by M. Kenneth Lyon

How Can I Make the Most of My Life?
M. Kenneth Lyon
Ecclesiastes 6:12
January 24, 1999

On Sunday nights you hear it before you see it. It starts out tick, tick, tick, tick, tick, tick, tick, tick. And then a stopwatch comes on with that secondhand just sweeping, sweeping, sweeping. The name of the program is 60 Minutes. The ticking of the clock, it gives you a sense of urgency that there's something coming, that important things are at hand. And for the next 60 minutes you're entertained, sometimes you are in disdain for what you see there. Sometimes it makes you mad; sometimes it makes you glad. Sometimes it makes you sad. It's quite a program. It's been on for years upon years, almost 20 years if not longer now. Sixty minutes... think about that, a slice in time, a photograph, a still shot of what's been happening in the world. Now think about your own life. And somebody, a great photographer, somebody has a camera that can take one shot of a typical day of your life. And it can be a panoramic view of everything that goes on. Do you hear the clock ticking, as you think about how you spent that time, as you see the activities in which you were involved, as you think about the things you say with your lips as important, and yet may or may not be validated by what you see on the image before you in the picture?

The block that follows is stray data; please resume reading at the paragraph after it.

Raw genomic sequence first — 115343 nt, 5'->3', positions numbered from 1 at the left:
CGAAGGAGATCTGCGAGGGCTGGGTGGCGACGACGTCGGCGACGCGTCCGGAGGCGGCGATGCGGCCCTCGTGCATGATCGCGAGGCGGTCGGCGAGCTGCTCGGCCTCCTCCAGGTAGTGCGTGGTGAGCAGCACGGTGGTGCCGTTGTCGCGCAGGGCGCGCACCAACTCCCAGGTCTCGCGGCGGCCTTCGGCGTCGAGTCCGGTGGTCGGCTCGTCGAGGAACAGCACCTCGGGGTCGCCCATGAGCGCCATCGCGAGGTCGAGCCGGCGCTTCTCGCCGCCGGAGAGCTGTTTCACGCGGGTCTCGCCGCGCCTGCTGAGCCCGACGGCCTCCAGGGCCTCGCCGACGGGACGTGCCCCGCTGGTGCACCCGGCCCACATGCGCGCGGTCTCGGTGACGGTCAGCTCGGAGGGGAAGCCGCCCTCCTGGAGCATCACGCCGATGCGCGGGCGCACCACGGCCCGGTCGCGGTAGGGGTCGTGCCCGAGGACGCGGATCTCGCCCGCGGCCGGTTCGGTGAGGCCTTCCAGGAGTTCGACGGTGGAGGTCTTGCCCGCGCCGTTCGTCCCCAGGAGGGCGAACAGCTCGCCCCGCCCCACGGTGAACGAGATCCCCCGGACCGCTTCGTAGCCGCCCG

So we get all geared up. We say I gotta make life count. I gotta make the time matter. I've got to get better organized. And we get our day-timer. We get our day-runner. We get the pocket palm pilot. And we spend an inordinate amount of time just trying to plug things in to get it scheduled, to get it right. Now let me ask you: how many of you use anything to help you order your day? Any of those things to help order your day? That's right. Be honest about it. The rest of you just lost. Right? The closest I get to panic is when I can't find that Day Timer. But let me ask those of you who use such a device. Even with your carefully ordered planning, e ...

There are 18399 characters in the full content. This excerpt only shows a 2000 character sample of the full content.

Price:  $4.99 or 1 credit